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Ian Mulliner
We take a look at Nanoflix maestro Peter Rasmussen's latest, Killer Robot.

 






Killer Robot Showcase

So, it's Wednesday morning, and Nomad's just asked me to watch and write about this machinima film, 'Killer Robot'.

I'm not too convinced by the title at first – to me, it suggests overblown big stompy robots destroying things while unmodified Quake 2 marines get melodramatic about it – but then I see the name on the credits: Peter Rasmussen of Nanoflix.

About a year ago, I had the pleasure of watching his short film 'Rendezvous', a curious little romance between a pair of robotic deep-space exploration probes. Without a doubt, it was one of the highlights of machinima at the time; and a year on, 'Killer Robot' parts 1 through 4 have again reset the boundaries of quality for the medium.

The models and sets are relatively simple – little robots wandering about the surface of Mars, collecting data and – as you'll see as the story progresses – getting up to other things as well. The script and dialogue, however, are beautifully written. Peter Rasmussen's screenwriting credentials really shine through in the dry wit and often somewhat black humour.

The plot revolves around 3 main characters – Sam, a staid and loyal machine; Mira, the cheerfully chaotic pickaxe-wielding robot who turns Sam's ordered life on its head, and Cato, Sam's 'boss', a robot with a remarkably imaginative method of locomotion and a penchant for over-the-top theatrics.

What really makes this production shine, though, is the use of artificial voices. As opposed to 'Rendezvous', in which voice-actors brought the machines' personalities to life, 'Killer Robot' takes a completely different approach. Using software developed by, among other groups, Edinburgh University, Nanoflix have given their robots synthesized voices that make them sound somewhat like variations on Stephen Hawking.

If it doesn't sound like this would work, just give it a listen. I don't know exactly why, but the strange, flat intonation somehow brings out the robots' personalities, from Sam's constant fretfulness to Mira's laid-back, dry sense of humour.

If there's one fly in the ointment, it's the printed-out text speech from the conversations between the flying robot and Mission Control, which can't always be seen too clearly. However, I think it shows the quality of 'Killer Robot' that my frustration at this is due to worry that I'm missing out on some of the dialogue.

Once again, Peter Rasmussen's shown us just how much can be done with very little in the way of ultra-high-detail models and complex animation. I don't think it's going too far to say that his films exemplify the spirit of machinima – making more with less. So far, I've only seen the first four parts, and I'm told there's more to follow – I can hardly wait until then.


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Killer Robot is a wonderful Machinima creation produced, written and directed by Peter Rasmussen. Like in Rasmussen's other Machinima creations, the main characters are all robots - probes assigned to search the surface of Mars for signs of life. Unlike todays probes, these seem to suffer none of the monotany of single purpose design. All the characters prove to be extremely flexible and use their specialities in increasingly clever ways.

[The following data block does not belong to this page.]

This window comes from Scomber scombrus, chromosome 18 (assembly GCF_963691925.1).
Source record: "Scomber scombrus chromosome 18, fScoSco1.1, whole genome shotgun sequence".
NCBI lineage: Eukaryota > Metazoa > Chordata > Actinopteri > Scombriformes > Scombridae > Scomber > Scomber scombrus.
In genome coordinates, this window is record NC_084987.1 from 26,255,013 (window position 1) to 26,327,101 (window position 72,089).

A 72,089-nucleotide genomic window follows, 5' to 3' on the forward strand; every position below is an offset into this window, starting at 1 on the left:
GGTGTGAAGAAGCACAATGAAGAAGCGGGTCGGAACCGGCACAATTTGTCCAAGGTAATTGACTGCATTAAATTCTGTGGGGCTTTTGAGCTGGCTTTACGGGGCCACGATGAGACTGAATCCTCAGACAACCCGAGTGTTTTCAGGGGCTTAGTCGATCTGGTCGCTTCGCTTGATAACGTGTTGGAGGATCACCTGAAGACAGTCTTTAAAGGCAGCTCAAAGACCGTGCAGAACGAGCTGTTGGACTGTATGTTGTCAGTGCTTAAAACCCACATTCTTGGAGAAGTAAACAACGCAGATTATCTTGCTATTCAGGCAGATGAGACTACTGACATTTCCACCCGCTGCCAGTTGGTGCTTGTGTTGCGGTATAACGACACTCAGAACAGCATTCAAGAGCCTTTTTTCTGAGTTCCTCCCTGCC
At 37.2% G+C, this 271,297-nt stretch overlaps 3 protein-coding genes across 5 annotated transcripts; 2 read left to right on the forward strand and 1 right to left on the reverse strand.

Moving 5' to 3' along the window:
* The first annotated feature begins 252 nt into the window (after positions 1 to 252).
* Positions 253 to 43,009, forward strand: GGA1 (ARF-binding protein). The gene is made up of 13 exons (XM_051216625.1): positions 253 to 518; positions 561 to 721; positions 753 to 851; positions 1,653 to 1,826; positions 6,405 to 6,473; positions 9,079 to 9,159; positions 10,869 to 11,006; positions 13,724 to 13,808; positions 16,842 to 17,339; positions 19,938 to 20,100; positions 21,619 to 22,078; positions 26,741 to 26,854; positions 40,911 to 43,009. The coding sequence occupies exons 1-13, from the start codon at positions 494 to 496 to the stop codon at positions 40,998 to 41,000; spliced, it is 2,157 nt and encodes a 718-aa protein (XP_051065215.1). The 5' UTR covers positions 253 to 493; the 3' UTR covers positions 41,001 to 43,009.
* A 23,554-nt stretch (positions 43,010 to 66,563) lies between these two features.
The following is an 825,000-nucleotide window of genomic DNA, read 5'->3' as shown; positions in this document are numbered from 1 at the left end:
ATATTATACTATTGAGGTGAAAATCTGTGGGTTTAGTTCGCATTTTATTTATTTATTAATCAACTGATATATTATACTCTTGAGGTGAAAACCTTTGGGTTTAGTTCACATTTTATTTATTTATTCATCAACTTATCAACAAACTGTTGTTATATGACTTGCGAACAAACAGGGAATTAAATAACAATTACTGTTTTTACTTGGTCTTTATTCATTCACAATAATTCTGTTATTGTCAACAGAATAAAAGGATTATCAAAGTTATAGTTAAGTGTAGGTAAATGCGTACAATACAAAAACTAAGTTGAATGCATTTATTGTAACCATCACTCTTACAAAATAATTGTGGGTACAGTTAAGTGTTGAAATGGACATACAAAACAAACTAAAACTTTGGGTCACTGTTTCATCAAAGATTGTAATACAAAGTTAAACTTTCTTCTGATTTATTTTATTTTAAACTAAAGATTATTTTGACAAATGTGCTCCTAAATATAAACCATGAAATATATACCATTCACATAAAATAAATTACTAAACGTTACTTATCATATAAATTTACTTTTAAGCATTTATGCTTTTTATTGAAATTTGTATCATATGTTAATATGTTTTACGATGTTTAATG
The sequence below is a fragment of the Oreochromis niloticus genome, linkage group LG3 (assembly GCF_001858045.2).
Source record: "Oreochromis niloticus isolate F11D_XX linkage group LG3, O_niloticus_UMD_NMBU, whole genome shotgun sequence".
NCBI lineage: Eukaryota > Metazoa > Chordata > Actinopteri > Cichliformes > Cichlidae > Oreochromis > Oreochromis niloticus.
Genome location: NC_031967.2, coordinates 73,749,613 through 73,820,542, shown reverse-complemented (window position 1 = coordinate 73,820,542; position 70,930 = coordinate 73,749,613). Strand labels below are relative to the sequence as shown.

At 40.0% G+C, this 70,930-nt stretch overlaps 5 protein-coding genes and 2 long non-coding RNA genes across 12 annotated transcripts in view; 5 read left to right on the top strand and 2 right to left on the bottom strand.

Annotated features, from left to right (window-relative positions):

Killer Robot spans 9 chapters, each between 6 and 8 minutes long, making it over an hour in length. This fact alone makes it an epic by Machinima standards. It is wonderfully written and despite their sturdy robot exteriors each of the characters has a diverse personality. Even more impressive - the characters themselves are voiced by MBROLA, an open source voice synthesis engine.

Dramatis Personae:

Mira - wonderfully mischevious to the point of being sociopathic, this geology robot uses her pickaxe to shatter rocks and analyse their makeup. At least thats what she does in her day job. The amount of creative uses for the pickaxe that she comes up with is astonishing.

Sam - Mira's sidekick, and the voice of reason among the two. Sam is a survey robot armed with an ultrasound probe. His job is to locate lava floes under the surface. Despite posessing no manipulator, Sam is given ample opportunity to make creative use of his pivotable solar panels.

Cato - a two ton mining robot, one of the most creative characters I've ever seen in a film. Cato is Sam's master unit (and Mira's for that matter, although she destroyed her comms unit so he couldnt order her about.) Cato is an incidental villain as a software bug causes him to go insane and plot to kill the astronauts due to shortly land on the planetary surface.

Helios-9 - A flying robot perpetually looking for a place to land after being damaged by Cato as it entered the atmosphere. Helios communicates only via text displayed on screen, talking to Mission Control to discuss its plight.

Killer Robot is very fun to watch - the robots, despite their practical exteriors, are all very articulate and expressive. Cato particularly is a natural actor. It also has a well developed plot which makes it impossible to watch just one episode without carrying on through all 9.

The movie took over two years to create, with Peter Rasmussen doing all of the work himself on his home PC. Killer Robot was produced using a combination of GameStudio, a low cost game development environment, and TrueSpace, a 3d animation package. Production was automated using Python scripts and the command line Festival MBROLA player.

Rasmussen's production company is Nanoflix (www.nanoflix.net): he has worked on several other Machinima and meatspace films. Killer Robot is available on DVD, or as a lower quality but free download from http://www.machinima.com.





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